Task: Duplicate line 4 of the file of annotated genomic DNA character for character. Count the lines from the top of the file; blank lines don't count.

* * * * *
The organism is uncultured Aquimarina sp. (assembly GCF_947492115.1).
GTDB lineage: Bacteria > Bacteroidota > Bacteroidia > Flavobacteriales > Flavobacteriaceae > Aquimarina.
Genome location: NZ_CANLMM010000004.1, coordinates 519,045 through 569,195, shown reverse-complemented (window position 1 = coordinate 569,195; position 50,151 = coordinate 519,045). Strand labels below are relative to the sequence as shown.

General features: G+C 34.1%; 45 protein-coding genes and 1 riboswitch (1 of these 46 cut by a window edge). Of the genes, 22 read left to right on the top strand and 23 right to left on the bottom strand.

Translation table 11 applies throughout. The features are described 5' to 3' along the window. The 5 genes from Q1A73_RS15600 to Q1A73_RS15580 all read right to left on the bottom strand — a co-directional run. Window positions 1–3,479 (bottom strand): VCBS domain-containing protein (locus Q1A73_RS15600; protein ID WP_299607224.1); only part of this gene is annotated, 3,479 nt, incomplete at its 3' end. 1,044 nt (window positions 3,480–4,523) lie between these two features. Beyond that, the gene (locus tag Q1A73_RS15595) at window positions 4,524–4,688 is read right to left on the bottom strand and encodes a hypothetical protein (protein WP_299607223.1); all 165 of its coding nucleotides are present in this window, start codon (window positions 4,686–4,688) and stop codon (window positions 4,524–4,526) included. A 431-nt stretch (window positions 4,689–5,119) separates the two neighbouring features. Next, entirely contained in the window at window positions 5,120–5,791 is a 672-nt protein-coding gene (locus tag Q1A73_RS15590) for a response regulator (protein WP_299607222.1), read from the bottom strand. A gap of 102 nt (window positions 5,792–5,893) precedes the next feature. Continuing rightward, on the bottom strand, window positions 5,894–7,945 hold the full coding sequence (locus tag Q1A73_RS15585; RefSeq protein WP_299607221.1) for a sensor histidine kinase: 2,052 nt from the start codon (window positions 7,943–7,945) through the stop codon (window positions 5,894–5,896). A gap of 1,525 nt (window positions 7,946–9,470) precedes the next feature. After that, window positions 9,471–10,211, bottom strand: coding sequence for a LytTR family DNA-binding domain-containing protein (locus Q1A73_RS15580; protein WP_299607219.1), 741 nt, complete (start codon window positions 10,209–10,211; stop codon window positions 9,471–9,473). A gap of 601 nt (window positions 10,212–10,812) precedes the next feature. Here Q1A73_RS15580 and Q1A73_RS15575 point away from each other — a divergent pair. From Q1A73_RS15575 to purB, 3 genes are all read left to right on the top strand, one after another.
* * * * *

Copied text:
General features: G+C 34.1%; 45 protein-coding genes and 1 riboswitch (1 of these 46 cut by a window edge). Of the genes, 22 read left to right on the top strand and 23 right to left on the bottom strand.